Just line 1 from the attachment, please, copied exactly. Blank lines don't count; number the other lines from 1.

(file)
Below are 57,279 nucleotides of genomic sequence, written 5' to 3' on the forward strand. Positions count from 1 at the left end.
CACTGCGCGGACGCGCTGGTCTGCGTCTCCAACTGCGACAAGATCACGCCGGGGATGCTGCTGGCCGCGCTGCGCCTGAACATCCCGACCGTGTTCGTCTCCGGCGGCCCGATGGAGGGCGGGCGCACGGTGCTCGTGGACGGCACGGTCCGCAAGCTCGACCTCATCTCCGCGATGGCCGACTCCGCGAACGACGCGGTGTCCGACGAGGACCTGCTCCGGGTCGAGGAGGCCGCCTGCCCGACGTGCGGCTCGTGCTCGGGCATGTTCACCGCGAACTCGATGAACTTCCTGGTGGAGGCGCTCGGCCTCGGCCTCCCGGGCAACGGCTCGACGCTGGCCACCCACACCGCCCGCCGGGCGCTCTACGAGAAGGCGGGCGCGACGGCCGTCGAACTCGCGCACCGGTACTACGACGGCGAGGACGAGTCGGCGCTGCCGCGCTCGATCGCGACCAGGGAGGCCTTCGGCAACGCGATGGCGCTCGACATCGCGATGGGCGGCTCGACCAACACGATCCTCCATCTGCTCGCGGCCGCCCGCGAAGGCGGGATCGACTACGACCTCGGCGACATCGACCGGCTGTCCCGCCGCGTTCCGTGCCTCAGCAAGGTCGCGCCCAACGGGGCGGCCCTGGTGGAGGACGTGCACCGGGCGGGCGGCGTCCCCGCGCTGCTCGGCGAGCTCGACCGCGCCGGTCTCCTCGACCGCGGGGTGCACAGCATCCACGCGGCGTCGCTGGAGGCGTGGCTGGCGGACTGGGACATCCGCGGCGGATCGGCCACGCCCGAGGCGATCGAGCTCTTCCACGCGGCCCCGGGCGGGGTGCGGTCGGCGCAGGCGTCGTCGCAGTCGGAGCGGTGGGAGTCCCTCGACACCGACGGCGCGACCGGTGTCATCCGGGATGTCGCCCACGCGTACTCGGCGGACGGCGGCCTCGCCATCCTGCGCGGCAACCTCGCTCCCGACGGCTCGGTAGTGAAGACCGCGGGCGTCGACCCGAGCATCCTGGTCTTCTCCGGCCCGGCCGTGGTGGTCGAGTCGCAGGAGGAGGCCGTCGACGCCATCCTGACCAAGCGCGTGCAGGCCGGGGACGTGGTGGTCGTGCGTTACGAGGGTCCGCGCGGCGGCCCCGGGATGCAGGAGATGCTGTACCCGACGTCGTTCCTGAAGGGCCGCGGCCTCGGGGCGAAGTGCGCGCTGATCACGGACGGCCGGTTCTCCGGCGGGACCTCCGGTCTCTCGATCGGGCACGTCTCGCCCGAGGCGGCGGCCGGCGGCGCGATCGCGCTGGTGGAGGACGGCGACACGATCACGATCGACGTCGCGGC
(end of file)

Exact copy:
Below are 57,279 nucleotides of genomic sequence, written 5' to 3' on the forward strand. Positions count from 1 at the left end.